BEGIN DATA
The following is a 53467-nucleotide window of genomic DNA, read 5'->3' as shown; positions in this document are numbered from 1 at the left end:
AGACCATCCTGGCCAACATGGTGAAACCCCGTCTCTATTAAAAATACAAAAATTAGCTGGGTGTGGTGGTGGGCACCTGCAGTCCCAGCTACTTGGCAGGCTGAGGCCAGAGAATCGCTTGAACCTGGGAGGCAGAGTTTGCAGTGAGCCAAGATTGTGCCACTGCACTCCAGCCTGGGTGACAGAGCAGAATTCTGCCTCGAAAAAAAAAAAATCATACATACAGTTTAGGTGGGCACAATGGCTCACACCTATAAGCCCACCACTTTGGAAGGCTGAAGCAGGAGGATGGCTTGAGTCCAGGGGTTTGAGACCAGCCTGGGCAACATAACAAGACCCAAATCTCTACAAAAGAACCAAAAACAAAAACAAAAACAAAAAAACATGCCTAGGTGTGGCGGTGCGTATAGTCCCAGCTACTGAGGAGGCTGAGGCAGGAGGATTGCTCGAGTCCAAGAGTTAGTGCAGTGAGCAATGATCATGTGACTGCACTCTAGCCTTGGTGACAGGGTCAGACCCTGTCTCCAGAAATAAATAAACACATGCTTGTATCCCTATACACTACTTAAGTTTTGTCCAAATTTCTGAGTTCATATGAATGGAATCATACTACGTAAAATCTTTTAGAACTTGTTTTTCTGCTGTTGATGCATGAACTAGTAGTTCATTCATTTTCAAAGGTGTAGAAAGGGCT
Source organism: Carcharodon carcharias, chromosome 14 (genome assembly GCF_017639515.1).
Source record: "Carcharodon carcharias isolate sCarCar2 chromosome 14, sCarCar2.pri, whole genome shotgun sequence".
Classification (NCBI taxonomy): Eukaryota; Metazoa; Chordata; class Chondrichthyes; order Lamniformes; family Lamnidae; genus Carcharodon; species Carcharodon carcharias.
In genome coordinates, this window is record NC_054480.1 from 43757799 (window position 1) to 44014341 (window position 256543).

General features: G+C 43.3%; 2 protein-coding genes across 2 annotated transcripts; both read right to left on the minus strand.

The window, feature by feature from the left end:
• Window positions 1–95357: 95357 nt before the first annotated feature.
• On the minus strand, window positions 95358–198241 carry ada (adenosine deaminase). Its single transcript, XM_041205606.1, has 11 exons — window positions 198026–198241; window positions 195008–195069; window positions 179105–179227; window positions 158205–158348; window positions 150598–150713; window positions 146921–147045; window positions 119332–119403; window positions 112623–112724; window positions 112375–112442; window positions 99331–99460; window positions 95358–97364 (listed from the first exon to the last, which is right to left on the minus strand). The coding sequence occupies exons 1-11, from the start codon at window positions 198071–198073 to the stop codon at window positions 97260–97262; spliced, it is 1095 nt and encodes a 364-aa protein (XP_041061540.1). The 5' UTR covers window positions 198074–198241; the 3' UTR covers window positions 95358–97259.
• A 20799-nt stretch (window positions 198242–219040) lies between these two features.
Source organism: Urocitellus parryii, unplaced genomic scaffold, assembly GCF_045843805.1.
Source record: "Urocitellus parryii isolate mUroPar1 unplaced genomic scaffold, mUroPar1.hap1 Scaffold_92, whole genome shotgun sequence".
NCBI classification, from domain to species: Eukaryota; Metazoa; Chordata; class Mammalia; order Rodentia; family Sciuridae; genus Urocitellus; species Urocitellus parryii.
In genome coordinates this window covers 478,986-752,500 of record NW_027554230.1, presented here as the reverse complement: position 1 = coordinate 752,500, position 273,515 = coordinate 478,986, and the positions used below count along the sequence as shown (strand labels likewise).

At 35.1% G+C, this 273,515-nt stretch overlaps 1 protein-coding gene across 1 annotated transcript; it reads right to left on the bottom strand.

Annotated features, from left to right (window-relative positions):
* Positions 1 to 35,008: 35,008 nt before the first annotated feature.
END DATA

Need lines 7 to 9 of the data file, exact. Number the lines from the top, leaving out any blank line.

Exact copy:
General features: G+C 43.3%; 2 protein-coding genes across 2 annotated transcripts; both read right to left on the minus strand.

The window, feature by feature from the left end:
• Window positions 1–95357: 95357 nt before the first annotated feature.